Experian®, the global information services company, today published a new report revealing that frauds attempted against financial services providers increased by 11 per cent in 2010. 20 in every 10,000 applications for credit and other financial products made last year were discovered to be fraudulent, up from 18 in 2009.
Experian's fraud report uses information collated through the National Hunter and Insurance Hunter fraud data sharing schemes to detail the evolving nature of fraud in the UK's financial services sector. It shows that in 2010 there was a significant rise in attempted first-party mortgage and automotive fraud, much of which was attempted by young, professional people.
2010 also saw a 25 per cent increase in fraudulent applications for current accounts, with almost half of new cases down to identity fraudsters. Experian's experts suggest that that organised criminals could be increasingly looking to open fraudulent current accounts to launder money or provide a more convincing platform for targeting credit products offered by the same organisation.
Identity frauds targeting personal loans increased for the first time in four years. Seven in every 10,000 loan applications were flagged as fraudulent in 2010, up from five in 2009. Identity fraudsters were responsible for 60 per cent of these cases. Levels of identity fraud attempts to obtain new credit cards also stabilised at 19 per 10,000 applications in 2010, having fallen each year since 2006.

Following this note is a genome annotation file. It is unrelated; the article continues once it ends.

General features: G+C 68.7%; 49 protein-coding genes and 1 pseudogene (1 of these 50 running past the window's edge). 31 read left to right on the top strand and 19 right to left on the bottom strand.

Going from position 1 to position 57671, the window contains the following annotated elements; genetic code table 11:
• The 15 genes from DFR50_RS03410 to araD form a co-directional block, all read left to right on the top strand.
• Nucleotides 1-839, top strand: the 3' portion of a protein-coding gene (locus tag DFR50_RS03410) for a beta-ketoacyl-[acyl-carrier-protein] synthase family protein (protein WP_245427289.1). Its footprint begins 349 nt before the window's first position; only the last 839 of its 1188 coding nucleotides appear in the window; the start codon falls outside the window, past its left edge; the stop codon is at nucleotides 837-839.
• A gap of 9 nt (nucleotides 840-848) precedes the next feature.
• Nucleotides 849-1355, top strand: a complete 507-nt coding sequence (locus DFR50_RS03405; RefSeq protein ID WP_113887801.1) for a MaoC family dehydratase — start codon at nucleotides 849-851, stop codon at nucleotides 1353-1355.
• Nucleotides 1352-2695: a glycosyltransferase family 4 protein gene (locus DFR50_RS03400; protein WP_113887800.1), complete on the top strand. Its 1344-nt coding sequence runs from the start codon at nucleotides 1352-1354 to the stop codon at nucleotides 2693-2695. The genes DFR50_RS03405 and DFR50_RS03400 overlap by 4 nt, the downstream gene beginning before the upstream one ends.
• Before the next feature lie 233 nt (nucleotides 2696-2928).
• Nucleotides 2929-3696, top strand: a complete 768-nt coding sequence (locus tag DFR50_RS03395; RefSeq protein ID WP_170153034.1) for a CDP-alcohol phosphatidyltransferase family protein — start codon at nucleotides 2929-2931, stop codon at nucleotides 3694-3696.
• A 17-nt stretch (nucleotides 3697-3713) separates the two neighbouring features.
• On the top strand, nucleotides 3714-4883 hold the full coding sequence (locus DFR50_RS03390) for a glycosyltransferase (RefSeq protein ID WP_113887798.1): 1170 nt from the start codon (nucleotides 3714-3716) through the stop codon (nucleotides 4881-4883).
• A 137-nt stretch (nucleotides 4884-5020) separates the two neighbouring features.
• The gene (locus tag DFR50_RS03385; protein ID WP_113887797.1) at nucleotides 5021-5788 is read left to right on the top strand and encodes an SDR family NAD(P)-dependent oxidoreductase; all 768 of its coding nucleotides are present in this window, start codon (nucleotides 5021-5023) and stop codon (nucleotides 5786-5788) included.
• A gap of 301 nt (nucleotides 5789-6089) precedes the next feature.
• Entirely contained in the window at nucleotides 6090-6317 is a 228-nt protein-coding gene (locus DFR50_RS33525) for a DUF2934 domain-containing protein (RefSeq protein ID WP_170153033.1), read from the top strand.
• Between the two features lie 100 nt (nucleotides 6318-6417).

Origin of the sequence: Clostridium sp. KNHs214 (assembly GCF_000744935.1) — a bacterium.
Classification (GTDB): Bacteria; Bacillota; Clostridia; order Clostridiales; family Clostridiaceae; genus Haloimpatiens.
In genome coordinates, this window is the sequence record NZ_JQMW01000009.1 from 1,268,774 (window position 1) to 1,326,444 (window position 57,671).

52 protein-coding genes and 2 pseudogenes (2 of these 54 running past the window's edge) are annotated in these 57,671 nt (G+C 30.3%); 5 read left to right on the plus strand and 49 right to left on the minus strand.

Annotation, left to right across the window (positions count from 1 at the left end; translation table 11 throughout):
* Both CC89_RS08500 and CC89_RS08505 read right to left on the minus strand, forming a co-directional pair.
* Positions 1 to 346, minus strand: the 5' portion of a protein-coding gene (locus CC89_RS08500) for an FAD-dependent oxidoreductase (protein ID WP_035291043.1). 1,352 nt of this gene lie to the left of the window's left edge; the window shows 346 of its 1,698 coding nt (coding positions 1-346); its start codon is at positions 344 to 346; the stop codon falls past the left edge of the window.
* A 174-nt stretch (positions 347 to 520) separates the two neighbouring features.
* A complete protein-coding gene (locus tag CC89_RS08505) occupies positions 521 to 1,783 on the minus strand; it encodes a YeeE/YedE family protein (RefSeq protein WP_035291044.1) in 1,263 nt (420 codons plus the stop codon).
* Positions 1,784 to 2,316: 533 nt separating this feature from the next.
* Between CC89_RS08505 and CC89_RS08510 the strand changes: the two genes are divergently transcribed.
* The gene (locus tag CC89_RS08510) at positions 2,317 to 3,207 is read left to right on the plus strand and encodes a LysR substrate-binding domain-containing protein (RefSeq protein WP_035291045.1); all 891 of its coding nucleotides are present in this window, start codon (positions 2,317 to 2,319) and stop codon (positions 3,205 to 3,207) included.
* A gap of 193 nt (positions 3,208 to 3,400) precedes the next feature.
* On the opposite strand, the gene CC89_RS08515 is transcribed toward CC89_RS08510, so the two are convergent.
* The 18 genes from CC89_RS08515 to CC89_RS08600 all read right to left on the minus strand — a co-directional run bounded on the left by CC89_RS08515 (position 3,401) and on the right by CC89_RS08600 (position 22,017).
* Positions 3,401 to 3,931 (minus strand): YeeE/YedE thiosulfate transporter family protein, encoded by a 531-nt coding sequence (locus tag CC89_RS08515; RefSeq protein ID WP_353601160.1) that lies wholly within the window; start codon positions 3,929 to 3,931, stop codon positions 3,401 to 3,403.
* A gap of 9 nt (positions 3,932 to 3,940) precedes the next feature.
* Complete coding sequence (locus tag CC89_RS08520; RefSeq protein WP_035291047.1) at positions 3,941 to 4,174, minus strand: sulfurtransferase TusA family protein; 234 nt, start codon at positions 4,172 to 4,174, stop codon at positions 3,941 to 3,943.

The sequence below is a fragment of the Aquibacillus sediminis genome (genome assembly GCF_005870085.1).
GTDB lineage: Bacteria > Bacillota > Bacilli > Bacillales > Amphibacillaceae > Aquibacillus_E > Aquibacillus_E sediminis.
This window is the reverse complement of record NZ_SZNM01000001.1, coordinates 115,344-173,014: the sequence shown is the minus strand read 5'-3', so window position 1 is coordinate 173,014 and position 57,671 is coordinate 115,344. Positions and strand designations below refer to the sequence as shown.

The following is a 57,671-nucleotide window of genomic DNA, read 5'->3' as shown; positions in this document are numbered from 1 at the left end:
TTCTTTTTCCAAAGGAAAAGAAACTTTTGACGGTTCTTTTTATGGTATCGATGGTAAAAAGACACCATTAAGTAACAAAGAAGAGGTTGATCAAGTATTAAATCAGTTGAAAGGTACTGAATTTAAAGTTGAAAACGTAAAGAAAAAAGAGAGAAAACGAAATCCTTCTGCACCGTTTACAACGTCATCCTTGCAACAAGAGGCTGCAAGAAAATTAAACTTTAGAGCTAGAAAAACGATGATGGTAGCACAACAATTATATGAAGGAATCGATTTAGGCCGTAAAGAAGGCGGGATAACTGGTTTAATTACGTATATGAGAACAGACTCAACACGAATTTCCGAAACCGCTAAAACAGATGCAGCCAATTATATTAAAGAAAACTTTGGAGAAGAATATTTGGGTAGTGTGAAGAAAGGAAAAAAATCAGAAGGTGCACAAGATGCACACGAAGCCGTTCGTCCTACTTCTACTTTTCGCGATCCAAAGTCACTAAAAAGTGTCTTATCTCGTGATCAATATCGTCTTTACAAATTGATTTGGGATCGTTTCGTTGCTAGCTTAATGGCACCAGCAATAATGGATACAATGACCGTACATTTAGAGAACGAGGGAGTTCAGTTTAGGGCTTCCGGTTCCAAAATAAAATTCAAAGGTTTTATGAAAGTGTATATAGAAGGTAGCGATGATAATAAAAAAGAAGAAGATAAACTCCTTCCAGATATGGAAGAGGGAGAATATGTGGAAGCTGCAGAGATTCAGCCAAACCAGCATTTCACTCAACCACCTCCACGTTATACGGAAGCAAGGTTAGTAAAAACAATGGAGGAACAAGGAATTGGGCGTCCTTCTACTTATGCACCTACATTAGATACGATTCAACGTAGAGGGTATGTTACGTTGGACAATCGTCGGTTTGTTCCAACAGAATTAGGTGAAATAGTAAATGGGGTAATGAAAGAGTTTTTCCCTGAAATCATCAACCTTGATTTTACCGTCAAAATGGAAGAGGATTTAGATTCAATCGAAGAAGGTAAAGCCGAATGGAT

Experian's analysis reveals that identity fraudsters continue to misuse the identities of the wealthiest sections of society most frequently. However, young single people living in shared and rented accommodation from all sections of society are also amongst those most targeted.
London remains the identity fraud capital of the UK, with residents Woolwich and East Ham recording the most incidents per head of population, although the fraudsters are migrating west into the Thames Valley, with areas such Reading and High Wycombe firmly on the radar.
First-party fraud boom
First-party fraud, where an individual falsely portrays their personal circumstances to obtain services to which they are not entitled, now accounts for more than half of frauds attempted against credit and other financial service providers. 56 per cent of fraud detected was down to first-parties last year, up from 39 per cent in 2009. Experian's fraud experts suggest that lower take home pay, wage freezes and unemployment may have contributed to this increase.
The biggest first-party fraud culprits emerged from the Upper Floor Living Mosaic demographic, young singles living on limited incomes, renting small flats from local councils or housing associations. This group was almost four times more likely than the UK average to attempt first-party fraud, with automotive, credit card and loans the most commonly targeted services.
There were also higher than average incidents of attempted fraud from other parts of society, in particular those classified as Liberal Opinions, a Mosaic group that contains many young, professional people who have benefited from a university education. This group attempted first-party fraud at nearly twice the average rate in 2010, primarily targeting credit cards and loans.